Articles Posted in Malpractice Tort Reform

The widely read blog KevinMD, written by Dr. Kevin Pho who is an opinion leader on issues related to the medical point-of-view on medical malpractice issues, makes what I think is a startling admission:

Politically, malpractice caps are dead — tort reformers should abandon that option. Furthermore, arguing that tort reform will save significant sums of money is growing less viable.

It’s more important to re-frame the malpractice debate to focus on patients. That’s where the malpractice reform crowd will have more solid evidence to stand on.

New York has received a federal grant to study alternative ways to resolve medical malpractice lawsuits. The grant follows the plan of New York Judge Douglas McKeon who puts an emphasis on listening to the parties and understanding the motivations in bringing and defending malpractice lawsuits.

The idea is that we should be spending money and effort to think of new ways to resolve medical malpractice claims. I’ll be interested to learn if from these efforts any really “new” ways are uncovered. Instead, it seems to me millions and even billions of dollars have already been “spent” trying to solve this problem organically. I can’t imagine a few pilot programs making a big difference. Not saying the effort is a bad idea but I’m skeptical as to whether it will yield any real result.

Looking to build on the momentum in Illinois, Kansas malpractice lawyers look to strike down Kansas’ draconian $250,000 noneconomic damages malpractice cap.

The case is a classic wrong part surgery lawsuit:, a woman went in for right ovary surgery and had her left ovary removed. This is one of those cases malpractice lawsuit reform advocates do not have an answer for: the doctor may a surgical error that even a modicum of due care would have avoided.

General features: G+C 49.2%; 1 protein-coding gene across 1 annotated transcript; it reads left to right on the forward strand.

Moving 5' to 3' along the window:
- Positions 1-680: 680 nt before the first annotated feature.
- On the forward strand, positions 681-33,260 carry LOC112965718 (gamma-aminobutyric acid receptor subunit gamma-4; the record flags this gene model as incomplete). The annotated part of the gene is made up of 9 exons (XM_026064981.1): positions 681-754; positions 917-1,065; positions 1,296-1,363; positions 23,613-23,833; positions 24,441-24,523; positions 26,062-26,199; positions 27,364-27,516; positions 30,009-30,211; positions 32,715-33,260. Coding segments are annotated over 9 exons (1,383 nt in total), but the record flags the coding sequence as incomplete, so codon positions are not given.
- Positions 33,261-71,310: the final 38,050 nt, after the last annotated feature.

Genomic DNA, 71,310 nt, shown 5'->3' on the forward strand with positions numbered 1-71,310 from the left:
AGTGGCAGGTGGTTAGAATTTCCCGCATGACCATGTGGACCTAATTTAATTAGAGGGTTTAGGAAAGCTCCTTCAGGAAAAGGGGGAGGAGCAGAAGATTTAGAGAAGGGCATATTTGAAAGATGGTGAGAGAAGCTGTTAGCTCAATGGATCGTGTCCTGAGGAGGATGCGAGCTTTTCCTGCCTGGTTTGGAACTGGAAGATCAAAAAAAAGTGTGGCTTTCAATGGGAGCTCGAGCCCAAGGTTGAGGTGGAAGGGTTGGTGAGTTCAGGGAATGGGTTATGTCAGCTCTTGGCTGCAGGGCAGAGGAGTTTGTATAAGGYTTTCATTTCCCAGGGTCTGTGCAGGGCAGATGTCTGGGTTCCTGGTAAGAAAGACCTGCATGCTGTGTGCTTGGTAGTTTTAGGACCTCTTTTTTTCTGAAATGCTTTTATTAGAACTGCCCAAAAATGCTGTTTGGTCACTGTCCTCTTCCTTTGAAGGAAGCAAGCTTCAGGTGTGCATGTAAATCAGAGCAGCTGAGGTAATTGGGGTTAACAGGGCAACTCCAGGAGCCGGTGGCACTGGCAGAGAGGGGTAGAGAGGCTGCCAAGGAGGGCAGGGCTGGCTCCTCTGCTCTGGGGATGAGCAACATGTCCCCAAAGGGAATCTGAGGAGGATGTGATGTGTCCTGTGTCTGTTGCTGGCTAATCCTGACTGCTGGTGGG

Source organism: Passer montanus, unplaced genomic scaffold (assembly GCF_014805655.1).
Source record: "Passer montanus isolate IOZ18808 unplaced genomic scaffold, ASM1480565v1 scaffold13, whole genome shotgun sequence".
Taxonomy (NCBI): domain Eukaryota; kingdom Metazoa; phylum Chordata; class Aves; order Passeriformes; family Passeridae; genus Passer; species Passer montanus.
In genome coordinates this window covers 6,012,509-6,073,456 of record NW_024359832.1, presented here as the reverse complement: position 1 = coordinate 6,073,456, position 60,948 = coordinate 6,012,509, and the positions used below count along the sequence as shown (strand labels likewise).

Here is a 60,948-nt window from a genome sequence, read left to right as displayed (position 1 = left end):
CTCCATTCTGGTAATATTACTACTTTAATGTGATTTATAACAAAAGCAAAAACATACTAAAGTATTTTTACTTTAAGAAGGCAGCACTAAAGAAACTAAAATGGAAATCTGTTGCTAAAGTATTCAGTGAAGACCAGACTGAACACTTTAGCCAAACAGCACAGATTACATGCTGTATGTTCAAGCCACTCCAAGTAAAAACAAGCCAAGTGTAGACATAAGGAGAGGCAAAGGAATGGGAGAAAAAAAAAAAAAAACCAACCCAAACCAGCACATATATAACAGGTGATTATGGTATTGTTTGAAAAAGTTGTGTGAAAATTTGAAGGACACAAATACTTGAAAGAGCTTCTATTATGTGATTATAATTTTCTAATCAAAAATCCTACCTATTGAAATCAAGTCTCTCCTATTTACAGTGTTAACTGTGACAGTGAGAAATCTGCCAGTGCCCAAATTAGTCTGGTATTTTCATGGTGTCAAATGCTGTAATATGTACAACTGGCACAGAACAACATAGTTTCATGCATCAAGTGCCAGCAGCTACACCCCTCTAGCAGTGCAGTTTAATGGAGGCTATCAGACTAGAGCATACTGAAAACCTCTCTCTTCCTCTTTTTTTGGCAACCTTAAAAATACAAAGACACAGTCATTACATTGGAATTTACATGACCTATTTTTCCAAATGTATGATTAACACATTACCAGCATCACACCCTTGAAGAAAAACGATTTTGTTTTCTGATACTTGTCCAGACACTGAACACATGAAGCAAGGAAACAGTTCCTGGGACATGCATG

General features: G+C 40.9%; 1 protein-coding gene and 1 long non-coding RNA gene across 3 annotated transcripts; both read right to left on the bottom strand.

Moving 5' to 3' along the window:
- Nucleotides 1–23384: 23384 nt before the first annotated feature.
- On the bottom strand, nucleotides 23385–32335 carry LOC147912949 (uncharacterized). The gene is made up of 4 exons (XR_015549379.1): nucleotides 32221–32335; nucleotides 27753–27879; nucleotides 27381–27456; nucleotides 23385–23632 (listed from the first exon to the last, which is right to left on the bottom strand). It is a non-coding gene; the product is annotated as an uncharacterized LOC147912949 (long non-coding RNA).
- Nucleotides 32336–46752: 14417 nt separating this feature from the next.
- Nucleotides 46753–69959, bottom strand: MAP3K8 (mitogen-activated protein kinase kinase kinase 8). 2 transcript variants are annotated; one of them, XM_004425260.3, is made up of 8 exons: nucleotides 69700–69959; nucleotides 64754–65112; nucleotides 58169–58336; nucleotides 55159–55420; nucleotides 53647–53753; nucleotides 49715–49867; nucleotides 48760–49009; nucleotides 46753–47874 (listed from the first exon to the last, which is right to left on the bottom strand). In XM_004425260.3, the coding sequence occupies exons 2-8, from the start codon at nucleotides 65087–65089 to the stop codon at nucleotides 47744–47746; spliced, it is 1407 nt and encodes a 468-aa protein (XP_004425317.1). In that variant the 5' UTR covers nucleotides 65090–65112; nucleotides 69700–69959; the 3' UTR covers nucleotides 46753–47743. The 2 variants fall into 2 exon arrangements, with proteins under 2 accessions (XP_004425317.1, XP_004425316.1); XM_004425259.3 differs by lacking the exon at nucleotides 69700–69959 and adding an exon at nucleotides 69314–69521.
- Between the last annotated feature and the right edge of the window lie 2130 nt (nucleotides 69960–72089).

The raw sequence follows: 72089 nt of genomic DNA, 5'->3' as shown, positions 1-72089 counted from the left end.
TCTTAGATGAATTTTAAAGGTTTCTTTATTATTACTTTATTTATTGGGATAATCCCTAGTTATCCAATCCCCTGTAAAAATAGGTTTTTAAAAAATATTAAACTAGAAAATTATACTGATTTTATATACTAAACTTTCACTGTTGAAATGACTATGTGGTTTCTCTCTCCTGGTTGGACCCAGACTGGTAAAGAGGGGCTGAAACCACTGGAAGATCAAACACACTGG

Not surprisingly under these facts, the woman filed a medical malpractice lawsuit against the surgeon who operated on the wrong part of her ovaries and was awarded $760,000 in damages. But, consistent with the cap, the trial judge reduced relating to noneconomic damages.

In the GOP response to President Obama’s state of the union address, Republicans went with Virginia Governor Bob McDonnell. I think he was a good choice, a blue collar Republican with a strong appeal to conservative Democrats. We all remember Bobby Jindal’s creepy speech after President Obama join session address last year (and this is coming for someone who has some admiration for Jindal).

Governor McDonnell made four points that got my attention: (1) Republicans will fight health care reform, (2) there should be limits on jury awards in medical malpractice lawsuits, (3) we are spending too much, and (4) insurance companies should be able sell insurance coverage across state lines.

He was 2 for 4 with me. I do think our deficit/debt is completely out of control. I also think it might help control costs if we could expand health insurance coverage beyond state lines. The lack of quality competition in Maryland with Care First must increase costs and I have to think there are economies of scale to bigger. I’d like to hear more informed debate about some blind alleys I’m not considering but this issue should be fully aired.